This should go without saying, but when you’re nervous, stressed, overtired, and trying to prepare yourself for the next class while you’re in the middle of teaching another one, it’s hard to remember that. By the second week, I realized I had to take the advice of classroom management guru, Dr. Diane Myers, at Assumption and stand outside the class, every day, and welcome the students. I noticed a difference immediately. It was simple – smile, say hi, ask how each is doing, compliment a cute Vera bag or a team spirit outfit. People will respect you all the more for it.
7) Be yourself
When you feel like your students are a little to close to your age for comfort, you want to be as professional as possible. But you have to be yourself too. Some of my girls in one of my freshmen classes loved when I had different nail polish on (one of my favorite quotes: “OhMyGod, CRACKLE!!!). Others asked about college. You still have to be professional, but you have to show them that you’re a real person too.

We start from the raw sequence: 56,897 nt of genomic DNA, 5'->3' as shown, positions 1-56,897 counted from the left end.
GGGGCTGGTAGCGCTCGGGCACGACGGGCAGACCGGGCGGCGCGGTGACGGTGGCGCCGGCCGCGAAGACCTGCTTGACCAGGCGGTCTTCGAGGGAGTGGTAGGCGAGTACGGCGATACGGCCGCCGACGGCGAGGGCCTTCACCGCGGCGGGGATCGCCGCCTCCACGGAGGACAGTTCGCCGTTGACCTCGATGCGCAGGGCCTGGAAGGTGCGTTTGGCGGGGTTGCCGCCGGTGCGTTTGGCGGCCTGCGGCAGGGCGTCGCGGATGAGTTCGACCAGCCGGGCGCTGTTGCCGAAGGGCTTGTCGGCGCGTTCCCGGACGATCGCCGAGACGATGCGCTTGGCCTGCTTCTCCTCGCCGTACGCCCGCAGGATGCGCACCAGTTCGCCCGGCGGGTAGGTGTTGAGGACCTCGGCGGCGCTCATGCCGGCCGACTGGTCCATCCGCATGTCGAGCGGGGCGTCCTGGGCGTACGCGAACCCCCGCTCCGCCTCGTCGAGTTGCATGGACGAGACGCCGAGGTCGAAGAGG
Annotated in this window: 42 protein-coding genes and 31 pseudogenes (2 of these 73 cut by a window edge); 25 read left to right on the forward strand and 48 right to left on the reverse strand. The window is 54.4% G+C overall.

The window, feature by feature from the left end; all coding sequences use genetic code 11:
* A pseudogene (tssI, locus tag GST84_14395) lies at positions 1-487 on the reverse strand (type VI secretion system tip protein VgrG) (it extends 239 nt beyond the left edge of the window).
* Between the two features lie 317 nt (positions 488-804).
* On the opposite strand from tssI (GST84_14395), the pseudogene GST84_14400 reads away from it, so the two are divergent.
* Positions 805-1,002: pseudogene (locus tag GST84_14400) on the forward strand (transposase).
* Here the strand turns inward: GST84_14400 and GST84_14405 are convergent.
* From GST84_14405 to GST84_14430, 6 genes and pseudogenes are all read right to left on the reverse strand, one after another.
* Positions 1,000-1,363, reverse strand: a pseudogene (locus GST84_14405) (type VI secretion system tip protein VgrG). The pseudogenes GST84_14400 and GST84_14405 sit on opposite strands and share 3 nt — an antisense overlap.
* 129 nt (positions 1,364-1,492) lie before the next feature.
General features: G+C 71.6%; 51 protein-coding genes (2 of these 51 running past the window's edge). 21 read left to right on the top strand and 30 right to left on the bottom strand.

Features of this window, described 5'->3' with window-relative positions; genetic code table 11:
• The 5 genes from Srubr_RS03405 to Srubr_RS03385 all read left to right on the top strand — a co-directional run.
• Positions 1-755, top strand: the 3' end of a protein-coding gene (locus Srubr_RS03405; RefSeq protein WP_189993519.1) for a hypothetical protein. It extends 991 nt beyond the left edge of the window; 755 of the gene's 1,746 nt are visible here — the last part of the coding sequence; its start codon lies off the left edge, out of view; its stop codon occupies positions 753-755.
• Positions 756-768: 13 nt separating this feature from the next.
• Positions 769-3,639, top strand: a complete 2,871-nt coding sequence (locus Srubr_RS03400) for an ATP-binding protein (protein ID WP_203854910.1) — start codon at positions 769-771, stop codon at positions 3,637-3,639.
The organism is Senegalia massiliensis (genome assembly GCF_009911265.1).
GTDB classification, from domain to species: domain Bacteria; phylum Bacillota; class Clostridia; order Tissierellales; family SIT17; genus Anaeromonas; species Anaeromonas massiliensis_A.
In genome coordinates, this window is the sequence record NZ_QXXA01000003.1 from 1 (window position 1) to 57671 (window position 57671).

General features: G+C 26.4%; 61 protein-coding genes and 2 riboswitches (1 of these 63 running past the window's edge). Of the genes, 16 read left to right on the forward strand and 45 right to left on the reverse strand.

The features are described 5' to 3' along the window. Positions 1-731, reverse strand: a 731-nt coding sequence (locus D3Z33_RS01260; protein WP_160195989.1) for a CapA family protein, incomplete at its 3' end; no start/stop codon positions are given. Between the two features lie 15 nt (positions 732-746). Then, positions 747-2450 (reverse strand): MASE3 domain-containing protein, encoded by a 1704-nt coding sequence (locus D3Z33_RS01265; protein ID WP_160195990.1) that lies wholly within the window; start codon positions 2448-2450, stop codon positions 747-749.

8) It’s all about community
I had the awesome privilege of completing my student teaching at the same high school I graduated from 4 years ago. I owe so much to the education I received there, and I still do a double take whenever I see a high school-age person wearing maroon and gold, thinking it could be someone from my high school. Throughout college, I’ve really committed to giving back to the community, and going back to “the Reg” to teach was an extension of that. Take the time to go back to those people and places that made you who you are and do something for them.
9) Even though it’s the 21st Century, it can still be tough to be a woman